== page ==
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Research article - Peer-reviewed, 2020

Regional-scale in-depth analysis of soil fungal diversity reveals strong pH and plant species effects in Northern Europe

Tedersoo, Leho; Anslan, Sten; Bahram, Mohammad; Drenkhan, Rein; Pritsch, Karin; Buegger, Franz; Padari, Allar; Hagh-Doust, Niloufar; Mikryukov, Vladimir; Gohar, Daniyal; Amiri, Rasekh; Hiiesalu, Indrek; Lutter, Reimo; Rosenvald, Raul; Rahn, Elisabeth; Adamson, Kalev; Drenkhan, Tiia; Tullus, Hardi; Jurimaa, Katrin; Sibul, Ivar;
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Abstract

Soil microbiome has a pivotal role in ecosystem functioning, yet little is known about its build-up from local to regional scales. In a multi-year regional-scale survey involving 1251 plots and long-read third-generation sequencing, we found that soil pH has the strongest effect on the diversity of fungi and its multiple taxonomic and functional groups. The pH effects were typically unimodal, usually both direct and indirect through tree species, soil nutrients or mold abundance. Individual tree species, particularlyPinus sylvestris,Picea abies, andPopulus x wettsteinii, and overall ectomycorrhizal plant proportion had relatively stronger effects on the diversity of biotrophic fungi than saprotrophic fungi. We found strong temporal sampling and investigator biases for the abundance of molds, but generally all spatial, temporal and microclimatic effects were weak. Richness of fungi and several functional groups was highest in woodlands and around ruins of buildings but lowest in bogs, with marked group-specific trends. In contrast to our expectations, diversity of soil fungi tended to be higher in forest island habitats potentially due to the edge effect, but fungal richness declined with island distance and in response to forest fragmentation. Virgin forests supported somewhat higher fungal diversity than old non-pristine forests, but there were no differences in richness between natural and anthropogenic habitats such as parks and coppiced gardens. Diversity of most fungal groups suffered from management of seminatural woodlands and parks and thinning of forests, but especially for forests the results depended on fungal group and time since partial harvesting. We conclude that the positive effects of tree diversity on overall fungal richness represent a combined niche effect of soil properties and intimate associations.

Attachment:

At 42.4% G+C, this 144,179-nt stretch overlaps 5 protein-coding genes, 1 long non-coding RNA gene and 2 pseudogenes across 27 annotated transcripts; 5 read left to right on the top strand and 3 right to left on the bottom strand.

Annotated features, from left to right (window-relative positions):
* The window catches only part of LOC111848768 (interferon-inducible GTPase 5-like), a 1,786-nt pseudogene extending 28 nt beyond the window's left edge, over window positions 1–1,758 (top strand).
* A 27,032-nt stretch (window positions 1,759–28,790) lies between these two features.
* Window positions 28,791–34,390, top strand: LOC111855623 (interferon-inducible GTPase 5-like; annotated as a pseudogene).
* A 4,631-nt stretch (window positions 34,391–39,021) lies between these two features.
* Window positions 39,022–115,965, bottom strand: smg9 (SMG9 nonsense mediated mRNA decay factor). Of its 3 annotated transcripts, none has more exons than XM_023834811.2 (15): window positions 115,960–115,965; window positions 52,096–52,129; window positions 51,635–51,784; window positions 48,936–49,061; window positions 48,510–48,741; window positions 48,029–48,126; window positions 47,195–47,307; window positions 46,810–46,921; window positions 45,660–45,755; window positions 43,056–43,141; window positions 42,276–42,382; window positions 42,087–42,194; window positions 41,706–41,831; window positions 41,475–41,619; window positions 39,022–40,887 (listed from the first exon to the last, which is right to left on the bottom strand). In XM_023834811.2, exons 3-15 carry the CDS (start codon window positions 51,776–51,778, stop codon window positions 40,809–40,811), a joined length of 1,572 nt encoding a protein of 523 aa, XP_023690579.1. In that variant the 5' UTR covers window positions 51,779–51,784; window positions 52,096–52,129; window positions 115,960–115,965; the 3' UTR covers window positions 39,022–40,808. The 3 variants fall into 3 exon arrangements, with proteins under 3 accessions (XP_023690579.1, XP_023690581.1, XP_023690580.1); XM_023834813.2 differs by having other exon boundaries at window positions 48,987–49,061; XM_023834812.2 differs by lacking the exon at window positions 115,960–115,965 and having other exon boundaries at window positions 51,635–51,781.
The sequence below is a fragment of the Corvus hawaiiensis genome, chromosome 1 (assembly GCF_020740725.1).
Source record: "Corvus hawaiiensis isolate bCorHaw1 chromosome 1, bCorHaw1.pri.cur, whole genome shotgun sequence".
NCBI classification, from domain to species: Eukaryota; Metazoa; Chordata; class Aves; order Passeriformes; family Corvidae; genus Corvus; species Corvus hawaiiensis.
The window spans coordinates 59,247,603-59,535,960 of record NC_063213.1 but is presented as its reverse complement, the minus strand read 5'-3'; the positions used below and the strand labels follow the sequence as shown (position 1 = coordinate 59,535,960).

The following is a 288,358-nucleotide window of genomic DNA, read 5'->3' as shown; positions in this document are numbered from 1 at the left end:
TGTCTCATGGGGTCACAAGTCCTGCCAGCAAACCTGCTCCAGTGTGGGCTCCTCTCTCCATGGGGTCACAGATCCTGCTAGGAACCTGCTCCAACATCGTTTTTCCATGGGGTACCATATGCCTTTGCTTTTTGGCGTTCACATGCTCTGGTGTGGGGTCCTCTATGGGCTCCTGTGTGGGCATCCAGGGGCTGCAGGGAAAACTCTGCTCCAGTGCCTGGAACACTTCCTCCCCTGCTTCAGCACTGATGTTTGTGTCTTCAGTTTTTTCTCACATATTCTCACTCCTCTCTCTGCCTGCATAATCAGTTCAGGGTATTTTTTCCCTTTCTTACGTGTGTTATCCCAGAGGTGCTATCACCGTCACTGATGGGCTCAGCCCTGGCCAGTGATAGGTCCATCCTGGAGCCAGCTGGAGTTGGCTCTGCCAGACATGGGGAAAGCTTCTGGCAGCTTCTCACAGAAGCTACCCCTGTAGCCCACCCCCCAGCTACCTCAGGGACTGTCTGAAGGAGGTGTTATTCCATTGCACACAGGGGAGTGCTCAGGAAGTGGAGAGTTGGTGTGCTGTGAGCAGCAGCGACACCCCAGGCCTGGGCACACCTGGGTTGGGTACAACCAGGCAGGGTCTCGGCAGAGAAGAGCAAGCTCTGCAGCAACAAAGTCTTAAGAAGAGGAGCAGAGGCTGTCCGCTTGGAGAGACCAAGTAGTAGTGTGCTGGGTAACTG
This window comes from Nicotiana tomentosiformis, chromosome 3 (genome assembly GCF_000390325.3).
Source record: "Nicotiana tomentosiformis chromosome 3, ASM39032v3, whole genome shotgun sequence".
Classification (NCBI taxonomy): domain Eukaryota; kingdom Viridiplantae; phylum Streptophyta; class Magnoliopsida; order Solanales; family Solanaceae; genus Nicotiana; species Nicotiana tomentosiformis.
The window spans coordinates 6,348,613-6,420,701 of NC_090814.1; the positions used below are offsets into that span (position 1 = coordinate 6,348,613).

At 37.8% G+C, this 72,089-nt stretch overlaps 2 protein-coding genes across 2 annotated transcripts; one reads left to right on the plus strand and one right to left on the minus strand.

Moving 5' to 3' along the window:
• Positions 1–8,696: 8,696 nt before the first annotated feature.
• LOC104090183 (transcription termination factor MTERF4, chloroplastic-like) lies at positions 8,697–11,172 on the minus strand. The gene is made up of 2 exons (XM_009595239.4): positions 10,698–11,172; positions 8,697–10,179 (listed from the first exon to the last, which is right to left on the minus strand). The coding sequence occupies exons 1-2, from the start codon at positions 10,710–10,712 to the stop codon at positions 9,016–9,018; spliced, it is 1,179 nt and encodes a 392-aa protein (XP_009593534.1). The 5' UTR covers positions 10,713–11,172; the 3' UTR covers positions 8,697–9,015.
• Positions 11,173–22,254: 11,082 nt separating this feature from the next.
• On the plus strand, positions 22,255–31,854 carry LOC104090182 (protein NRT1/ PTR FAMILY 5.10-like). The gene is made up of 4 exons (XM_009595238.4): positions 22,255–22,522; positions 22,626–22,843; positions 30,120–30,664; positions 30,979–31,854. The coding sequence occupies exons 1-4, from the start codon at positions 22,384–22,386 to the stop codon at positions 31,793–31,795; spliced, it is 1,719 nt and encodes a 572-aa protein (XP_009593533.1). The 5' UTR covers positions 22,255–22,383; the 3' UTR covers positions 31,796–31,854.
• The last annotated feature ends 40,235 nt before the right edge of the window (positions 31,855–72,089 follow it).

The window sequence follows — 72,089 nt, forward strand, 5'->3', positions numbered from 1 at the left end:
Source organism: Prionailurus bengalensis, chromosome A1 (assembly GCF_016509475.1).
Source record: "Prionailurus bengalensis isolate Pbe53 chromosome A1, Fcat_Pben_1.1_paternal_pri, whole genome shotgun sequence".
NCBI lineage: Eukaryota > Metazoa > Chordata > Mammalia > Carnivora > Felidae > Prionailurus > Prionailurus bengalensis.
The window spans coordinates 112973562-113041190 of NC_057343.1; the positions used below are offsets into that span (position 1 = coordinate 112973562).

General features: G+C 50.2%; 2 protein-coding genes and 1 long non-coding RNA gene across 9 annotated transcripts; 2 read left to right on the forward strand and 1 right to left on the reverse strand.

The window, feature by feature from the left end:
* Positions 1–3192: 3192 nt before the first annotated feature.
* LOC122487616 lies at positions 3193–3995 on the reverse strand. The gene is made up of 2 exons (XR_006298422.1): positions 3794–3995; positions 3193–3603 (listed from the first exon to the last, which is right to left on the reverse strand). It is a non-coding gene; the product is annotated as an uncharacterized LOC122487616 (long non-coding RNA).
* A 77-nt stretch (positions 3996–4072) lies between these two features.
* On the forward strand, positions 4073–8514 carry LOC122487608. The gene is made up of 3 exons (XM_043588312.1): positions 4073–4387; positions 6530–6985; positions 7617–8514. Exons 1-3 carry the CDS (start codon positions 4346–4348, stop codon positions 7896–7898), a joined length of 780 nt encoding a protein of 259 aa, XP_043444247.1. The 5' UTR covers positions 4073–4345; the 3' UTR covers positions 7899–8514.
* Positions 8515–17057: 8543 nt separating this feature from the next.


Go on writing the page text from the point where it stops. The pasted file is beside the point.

Keywords

island biogeography; community ecology; niche analysis; forest management; anthropogenic impact; ectomycorrhizal fungi; PacBio SMRT sequencing

Published in

Frontiers in Microbiology
2020, volume: 11, article number: 1953

Authors' information

Tedersoo, Leho
University of Tartu
Anslan, Sten
Braunschweig University of Technology
Anslan, Sten
University of Tartu
University of Tartu
Swedish University of Agricultural Sciences, Department of Ecology
Drenkhan, Rein
Estonian University of Life Sciences
Pritsch, Karin
Helmholtz-Center Munich - German Research Center for Environmental Health
Buegger, Franz
Helmholtz-Center Munich - German Research Center for Environmental Health
Padari, Allar
Estonian University of Life Sciences
Hagh-Doust, Niloufar
University of Tartu
Mikryukov, Vladimir
Russian Academy of Sciences
Gohar, Daniyal
University of Tartu
Amiri, Rasekh
University of Tartu
Hiiesalu, Indrek
University of Tartu
Lutter, Reimo
Estonian University of Life Sciences
Rosenvald, Raul
University of Tartu
Rahn, Elisabeth
Estonian University of Life Sciences
Adamson, Kalev
Estonian University of Life Sciences
Drenkhan, Tiia
Natural Resources Institute Finland (Luke)
Drenkhan, Tiia
Estonian University of Life Sciences
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Associated SLU-program

SLU Network Plant Protection

UKÄ Subject classification

Soil Science

Publication Identifiers

DOI: https://doi.org/10.3389/fmicb.2020.01953

URI (permanent link to this page)

https://res.slu.se/id/publ/107763